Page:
The slowest of the major plane types at Rabaul, and the one with the poorest performance, was a torpedo bomber, the Kate. The plane was as poorly armed as the Val and was almost as inflammable. The two- to three-man crew all sat in a long, enclosed cockpit atop a slim 33-foot body; the wing span of the monoplane, 50 feet, gave it a foreshortened look. One torpedo at 1,760 pounds was its usual load, although a 1,000-pound bomb or two 250-pound bombs could be carried instead. Since it had a weak engine and its lethal cargo was stowed externally, at emergency speed and its best operating altitude, 8,500 feet, the Kate could only make 222 miles per hour.
Aside from those mentioned, many other Japanese Navy aircraft and an occasional Army plane were encountered and engaged by the Allies in aerial attacks on Rabaul. The Zeke fighter family, however, furnished most of the interceptors and escorts, and the Bettys, Vals, and Kates delivered the dwindling enemy offensive thrusts. A once-numerous fleet of Japanese flying boats, reconnaissance planes, and transports fell away into insignificance by October 1943. The feebly armed and unarmed survivors avoided Allied aircraft like a plague, since they were dead birds if caught.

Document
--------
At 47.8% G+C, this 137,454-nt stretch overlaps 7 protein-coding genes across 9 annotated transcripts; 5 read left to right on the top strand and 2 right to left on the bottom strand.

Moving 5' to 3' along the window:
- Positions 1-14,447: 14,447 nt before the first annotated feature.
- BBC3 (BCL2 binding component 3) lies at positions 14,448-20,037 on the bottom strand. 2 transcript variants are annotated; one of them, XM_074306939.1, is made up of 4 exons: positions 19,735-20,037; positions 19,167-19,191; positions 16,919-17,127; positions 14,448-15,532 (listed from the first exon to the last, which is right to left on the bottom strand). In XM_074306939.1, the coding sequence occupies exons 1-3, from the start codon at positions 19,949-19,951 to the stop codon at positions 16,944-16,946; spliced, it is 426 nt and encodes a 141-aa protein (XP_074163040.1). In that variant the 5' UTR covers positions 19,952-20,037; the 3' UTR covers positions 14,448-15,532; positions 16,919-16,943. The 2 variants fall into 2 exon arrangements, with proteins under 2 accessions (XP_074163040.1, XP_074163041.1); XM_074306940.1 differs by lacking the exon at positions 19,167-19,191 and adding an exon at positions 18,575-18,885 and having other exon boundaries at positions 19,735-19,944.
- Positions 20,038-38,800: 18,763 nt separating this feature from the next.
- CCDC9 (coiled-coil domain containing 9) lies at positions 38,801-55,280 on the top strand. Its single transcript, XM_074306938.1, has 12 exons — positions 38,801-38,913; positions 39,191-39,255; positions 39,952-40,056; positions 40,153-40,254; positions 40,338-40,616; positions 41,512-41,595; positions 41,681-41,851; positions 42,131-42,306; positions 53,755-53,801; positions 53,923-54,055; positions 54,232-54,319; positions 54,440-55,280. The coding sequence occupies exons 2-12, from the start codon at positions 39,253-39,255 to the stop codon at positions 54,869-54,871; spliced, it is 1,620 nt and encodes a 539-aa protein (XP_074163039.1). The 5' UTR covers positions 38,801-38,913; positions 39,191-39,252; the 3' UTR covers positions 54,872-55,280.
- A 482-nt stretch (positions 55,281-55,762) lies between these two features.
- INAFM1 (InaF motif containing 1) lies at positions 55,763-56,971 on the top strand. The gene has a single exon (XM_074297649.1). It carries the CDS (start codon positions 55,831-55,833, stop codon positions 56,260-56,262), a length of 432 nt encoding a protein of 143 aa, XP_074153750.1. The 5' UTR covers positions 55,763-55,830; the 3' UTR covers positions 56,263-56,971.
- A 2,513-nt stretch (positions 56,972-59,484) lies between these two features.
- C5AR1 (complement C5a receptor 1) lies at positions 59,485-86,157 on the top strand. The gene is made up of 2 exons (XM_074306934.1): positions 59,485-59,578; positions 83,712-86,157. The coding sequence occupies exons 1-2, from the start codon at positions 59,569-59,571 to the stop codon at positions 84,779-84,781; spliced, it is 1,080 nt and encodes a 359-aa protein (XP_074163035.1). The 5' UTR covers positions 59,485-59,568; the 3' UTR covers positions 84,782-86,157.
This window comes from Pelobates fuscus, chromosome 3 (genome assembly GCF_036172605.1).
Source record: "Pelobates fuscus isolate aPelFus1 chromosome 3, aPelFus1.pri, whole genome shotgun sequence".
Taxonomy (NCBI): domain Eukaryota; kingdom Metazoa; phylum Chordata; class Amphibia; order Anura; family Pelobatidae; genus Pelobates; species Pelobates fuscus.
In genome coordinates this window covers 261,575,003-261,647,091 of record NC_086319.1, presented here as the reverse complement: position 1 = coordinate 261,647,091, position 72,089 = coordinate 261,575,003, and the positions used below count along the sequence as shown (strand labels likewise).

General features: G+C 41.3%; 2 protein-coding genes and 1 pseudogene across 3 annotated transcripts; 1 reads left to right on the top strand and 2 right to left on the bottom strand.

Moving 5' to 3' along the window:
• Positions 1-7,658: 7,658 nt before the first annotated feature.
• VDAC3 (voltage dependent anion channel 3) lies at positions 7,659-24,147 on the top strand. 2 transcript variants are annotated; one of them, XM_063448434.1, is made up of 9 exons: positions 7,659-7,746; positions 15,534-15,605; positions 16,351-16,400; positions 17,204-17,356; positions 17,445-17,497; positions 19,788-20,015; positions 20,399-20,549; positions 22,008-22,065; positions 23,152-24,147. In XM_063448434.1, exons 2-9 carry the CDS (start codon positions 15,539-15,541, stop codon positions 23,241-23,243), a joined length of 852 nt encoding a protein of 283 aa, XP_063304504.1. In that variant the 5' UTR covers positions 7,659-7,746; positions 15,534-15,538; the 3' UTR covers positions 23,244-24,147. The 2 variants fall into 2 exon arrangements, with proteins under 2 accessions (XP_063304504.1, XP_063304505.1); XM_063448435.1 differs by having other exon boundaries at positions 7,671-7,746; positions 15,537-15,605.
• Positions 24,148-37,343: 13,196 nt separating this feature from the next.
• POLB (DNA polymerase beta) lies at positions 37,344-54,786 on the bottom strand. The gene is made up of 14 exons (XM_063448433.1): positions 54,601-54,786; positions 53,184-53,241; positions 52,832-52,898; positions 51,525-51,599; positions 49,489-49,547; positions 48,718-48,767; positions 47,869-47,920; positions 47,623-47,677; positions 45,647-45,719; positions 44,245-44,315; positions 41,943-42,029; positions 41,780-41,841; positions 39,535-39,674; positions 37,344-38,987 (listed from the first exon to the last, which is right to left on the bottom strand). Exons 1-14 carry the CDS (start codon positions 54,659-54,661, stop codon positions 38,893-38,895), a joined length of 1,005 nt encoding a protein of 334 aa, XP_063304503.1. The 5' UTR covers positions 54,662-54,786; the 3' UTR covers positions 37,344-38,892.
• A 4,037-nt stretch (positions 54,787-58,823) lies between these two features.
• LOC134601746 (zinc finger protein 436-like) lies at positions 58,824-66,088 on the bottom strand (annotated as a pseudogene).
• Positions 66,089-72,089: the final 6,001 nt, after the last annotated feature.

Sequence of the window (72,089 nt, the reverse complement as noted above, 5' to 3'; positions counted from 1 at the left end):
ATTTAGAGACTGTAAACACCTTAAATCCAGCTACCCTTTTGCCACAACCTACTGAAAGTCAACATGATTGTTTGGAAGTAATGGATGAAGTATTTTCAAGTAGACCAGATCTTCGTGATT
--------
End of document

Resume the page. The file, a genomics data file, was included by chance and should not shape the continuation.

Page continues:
There was no enemy plane that flew from Rabaul that was not a potential flaming death trap to its crew. To meet the specifications outlined by the Japanese Navy, aircraft designers sacrificed safety to achieve maneuverability in fighters and long range in bombers. Heightening the losses suffered by these highly vulnerable planes was the plummeting level of skill of their flying and maintenance personnel.
By 1943, the problem of keeping aircraft in forward areas in good operational condition and adequately manned had become acute. The senior staff officer of the 25th Air Flotilla during the critical period of the battle for Rabaul recalled: